“If someone comes to me and says ‘I’ve just been raped,’ why is my first response not to call the police as a University employee, but to call Title IX?”

Noting that the Pitt police are part of the University community, and that they are trained in investigations and in dealing with victims of crime, “At least for actions of violence and aggression, why aren’t we asking the University police to take charge of this?” he asked.

Title IX coordinator Katie Pope said victims are encouraged to go to the police. “The reason that we’re obligated by the federal guidelines to not automatically report … is because it’s up to the victim to determine whether or not they want to involve the police.”


Much of the Assembly’s hour-long debate centered on faculty reporting requirements.

Pamela W. Connelly, associate vice chancellor for diversity and inclusion, said the federal Office of Civil Rights, in addition to naming specific categories of responsible employees who must report incidents to the Title IX office, views “anybody else the student thinks can help them” as responsible employees.

“If the student’s coming to you, they’re coming to you because they think that you can help them. It’s not what the University thinks that matters; it’s what the student thinks,” she said. “That’s the position we’ve been put in. I don’t see it changing anytime soon.”

Being designated a responsible employee is akin to being a mandated reporter, observed Elizabeth Mulvaney of social work. An expectation of reporting can prevent incidents from “going underground,” she said. “But on the other hand, what are the ways we’re going to communicate to people who are abused … that telling us the story may put into play things they are not yet prepared to have go into play?”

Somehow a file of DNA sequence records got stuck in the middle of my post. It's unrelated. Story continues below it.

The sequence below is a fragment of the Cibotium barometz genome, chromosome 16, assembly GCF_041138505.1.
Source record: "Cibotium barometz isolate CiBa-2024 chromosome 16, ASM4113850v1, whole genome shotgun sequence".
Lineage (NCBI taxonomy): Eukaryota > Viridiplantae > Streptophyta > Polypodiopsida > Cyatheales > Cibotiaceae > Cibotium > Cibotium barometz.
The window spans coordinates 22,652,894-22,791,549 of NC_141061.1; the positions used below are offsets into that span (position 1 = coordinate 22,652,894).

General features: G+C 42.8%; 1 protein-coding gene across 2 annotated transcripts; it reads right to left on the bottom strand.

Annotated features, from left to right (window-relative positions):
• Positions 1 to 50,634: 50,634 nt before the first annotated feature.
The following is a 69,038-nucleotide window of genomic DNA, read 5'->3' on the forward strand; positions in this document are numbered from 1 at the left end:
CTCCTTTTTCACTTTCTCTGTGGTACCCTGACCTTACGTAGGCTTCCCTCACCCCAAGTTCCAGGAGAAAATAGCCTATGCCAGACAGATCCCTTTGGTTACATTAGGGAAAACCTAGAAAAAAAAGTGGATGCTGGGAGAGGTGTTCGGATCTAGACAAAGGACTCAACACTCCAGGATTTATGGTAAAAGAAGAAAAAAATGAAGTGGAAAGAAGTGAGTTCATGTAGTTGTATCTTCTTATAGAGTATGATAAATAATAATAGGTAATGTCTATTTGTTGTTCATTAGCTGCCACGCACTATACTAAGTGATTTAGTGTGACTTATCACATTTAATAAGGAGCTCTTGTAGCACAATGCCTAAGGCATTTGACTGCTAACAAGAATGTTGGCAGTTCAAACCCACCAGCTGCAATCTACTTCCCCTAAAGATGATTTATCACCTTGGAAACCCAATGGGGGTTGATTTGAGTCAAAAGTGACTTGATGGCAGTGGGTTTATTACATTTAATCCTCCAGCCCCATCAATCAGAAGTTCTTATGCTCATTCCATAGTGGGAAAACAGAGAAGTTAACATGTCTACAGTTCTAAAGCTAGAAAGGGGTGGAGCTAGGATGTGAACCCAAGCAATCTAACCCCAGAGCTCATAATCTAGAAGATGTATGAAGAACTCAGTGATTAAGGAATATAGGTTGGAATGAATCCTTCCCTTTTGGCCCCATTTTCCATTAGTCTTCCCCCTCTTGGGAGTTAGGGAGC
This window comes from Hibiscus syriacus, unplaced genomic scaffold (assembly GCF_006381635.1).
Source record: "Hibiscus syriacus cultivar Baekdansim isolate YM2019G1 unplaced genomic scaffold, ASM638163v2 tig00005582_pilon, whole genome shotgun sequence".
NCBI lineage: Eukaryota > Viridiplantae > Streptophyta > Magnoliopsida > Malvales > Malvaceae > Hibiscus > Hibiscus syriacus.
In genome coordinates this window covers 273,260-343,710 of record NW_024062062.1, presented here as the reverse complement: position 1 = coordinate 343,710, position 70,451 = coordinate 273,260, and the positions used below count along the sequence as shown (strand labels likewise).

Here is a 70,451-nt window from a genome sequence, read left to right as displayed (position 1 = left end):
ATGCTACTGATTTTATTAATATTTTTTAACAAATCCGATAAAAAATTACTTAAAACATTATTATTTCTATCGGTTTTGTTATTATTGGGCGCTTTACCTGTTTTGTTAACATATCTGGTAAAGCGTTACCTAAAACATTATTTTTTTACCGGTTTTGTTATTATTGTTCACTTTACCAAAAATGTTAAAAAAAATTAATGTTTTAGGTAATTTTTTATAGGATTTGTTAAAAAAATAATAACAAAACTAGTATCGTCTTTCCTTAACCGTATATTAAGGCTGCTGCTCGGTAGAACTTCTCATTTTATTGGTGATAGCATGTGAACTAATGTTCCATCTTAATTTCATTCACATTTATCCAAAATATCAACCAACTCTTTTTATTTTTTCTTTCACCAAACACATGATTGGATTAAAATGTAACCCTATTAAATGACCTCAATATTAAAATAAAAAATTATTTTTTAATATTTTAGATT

Michael Goodhart of political science argued that the policy could lead faculty to simply post their office doors with signs warning that certain topics must be reported to the Title IX office.

“I think back to the few awful times in my life when I’ve had these conversations with people who’ve come to my office. And I can’t imagine the moment in the conversation when I’m saying, ‘I’m sorry, but before you go on, let me tell you that everything you tell me — if you choose to tell me anything further — is going to have to be reported to the Title IX office, whether you want me to report it or not.”

Senate past-president Michael Spring commented: “I don’t think the procedure does enough to respect the fact that faculty are going to be put in a very awkward situation” if they’re forced to report to Title IX regardless of a student’s wishes.

“I’d like to see, with every intent to make sure that the maximum protection is provided to the student, the recognition that sometimes a faculty member is approached in confidence.”

Spring said, “I don’t want to tell the student not to come in and tell me.”

Reporting to the Title IX office doesn’t obligate a victim to take any particular action, but enables staff to offer resources, said Pope. “The process is driven by what the student wants to have happen.”

Connelly acknowledged that debate will continue, but Pitt’s policy must be updated. “We’re never going to have universal agreement on this. What we have is the (federal Office of Civil Rights) saying what responsible employees are.

“What we also have is a batch of freshmen who are going to be coming in in August. And what we have on the books right now is a policy but no procedure. And the policy is not up to Title IX standards,” she said.

“We do have a large group of people coming in to join our community soon, and I don’t want us to lose the opportunity for a vast improvement because of something we can probably debate for years to come.”

Kirsch agreed. “Our current policy does not address the issues that, as a University community, I think we need to address,” she said, adding that the committee had similar discussions and debates.

“I think everybody recognized that this is an area that our current policy is not as strong as it could be. And I think everybody also recognizes that this is an area that we’re going to continually be reviewing.”

(The proposals can be viewed online: and
—Kimberly K. Barlow